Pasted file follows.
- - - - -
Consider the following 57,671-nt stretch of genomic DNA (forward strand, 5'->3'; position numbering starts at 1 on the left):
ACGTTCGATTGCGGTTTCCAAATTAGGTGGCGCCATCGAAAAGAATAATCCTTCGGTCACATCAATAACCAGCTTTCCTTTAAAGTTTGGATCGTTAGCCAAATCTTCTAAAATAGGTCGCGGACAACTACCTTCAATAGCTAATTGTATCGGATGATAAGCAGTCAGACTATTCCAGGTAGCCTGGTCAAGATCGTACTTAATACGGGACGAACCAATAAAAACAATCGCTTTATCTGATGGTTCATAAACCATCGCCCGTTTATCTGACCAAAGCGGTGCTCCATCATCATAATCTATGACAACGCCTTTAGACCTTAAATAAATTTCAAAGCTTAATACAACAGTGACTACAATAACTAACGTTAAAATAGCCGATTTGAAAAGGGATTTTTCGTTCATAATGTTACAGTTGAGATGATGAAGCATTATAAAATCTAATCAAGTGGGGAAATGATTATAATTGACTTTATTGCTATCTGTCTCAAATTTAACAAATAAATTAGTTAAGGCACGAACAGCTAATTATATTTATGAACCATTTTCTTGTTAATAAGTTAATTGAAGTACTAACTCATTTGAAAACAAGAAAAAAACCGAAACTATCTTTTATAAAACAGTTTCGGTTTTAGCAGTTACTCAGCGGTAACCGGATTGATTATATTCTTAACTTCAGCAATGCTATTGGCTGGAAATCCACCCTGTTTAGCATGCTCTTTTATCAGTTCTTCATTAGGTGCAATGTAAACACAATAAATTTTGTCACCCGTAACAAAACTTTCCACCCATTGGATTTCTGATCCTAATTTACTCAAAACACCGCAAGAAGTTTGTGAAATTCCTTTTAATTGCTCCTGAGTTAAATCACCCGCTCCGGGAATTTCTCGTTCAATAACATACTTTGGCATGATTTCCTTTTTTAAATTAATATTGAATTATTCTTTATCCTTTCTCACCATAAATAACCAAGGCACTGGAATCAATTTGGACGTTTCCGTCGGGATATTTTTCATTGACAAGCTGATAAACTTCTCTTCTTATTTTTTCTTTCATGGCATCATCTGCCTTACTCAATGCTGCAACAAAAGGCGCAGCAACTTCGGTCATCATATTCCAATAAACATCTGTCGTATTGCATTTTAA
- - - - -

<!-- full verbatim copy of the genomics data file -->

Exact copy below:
Consider the following 57,671-nt stretch of genomic DNA (forward strand, 5'->3'; position numbering starts at 1 on the left):
ACGTTCGATTGCGGTTTCCAAATTAGGTGGCGCCATCGAAAAGAATAATCCTTCGGTCACATCAATAACCAGCTTTCCTTTAAAGTTTGGATCGTTAGCCAAATCTTCTAAAATAGGTCGCGGACAACTACCTTCAATAGCTAATTGTATCGGATGATAAGCAGTCAGACTATTCCAGGTAGCCTGGTCAAGATCGTACTTAATACGGGACGAACCAATAAAAACAATCGCTTTATCTGATGGTTCATAAACCATCGCCCGTTTATCTGACCAAAGCGGTGCTCCATCATCATAATCTATGACAACGCCTTTAGACCTTAAATAAATTTCAAAGCTTAATACAACAGTGACTACAATAACTAACGTTAAAATAGCCGATTTGAAAAGGGATTTTTCGTTCATAATGTTACAGTTGAGATGATGAAGCATTATAAAATCTAATCAAGTGGGGAAATGATTATAATTGACTTTATTGCTATCTGTCTCAAATTTAACAAATAAATTAGTTAAGGCACGAACAGCTAATTATATTTATGAACCATTTTCTTGTTAATAAGTTAATTGAAGTACTAACTCATTTGAAAACAAGAAAAAAACCGAAACTATCTTTTATAAAACAGTTTCGGTTTTAGCAGTTACTCAGCGGTAACCGGATTGATTATATTCTTAACTTCAGCAATGCTATTGGCTGGAAATCCACCCTGTTTAGCATGCTCTTTTATCAGTTCTTCATTAGGTGCAATGTAAACACAATAAATTTTGTCACCCGTAACAAAACTTTCCACCCATTGGATTTCTGATCCTAATTTACTCAAAACACCGCAAGAAGTTTGTGAAATTCCTTTTAATTGCTCCTGAGTTAAATCACCCGCTCCGGGAATTTCTCGTTCAATAACATACTTTGGCATGATTTCCTTTTTTAAATTAATATTGAATTATTCTTTATCCTTTCTCACCATAAATAACCAAGGCACTGGAATCAATTTGGACGTTTCCGTCGGGATATTTTTCATTGACAAGCTGATAAACTTCTCTTCTTATTTTTTCTTTCATGGCATCATCTGCCTTACTCAATGCTGCAACAAAAGGCGCAGCAACTTCGGTCATCATATTCCAATAAACATCTGTCGTATTGCATTTTAA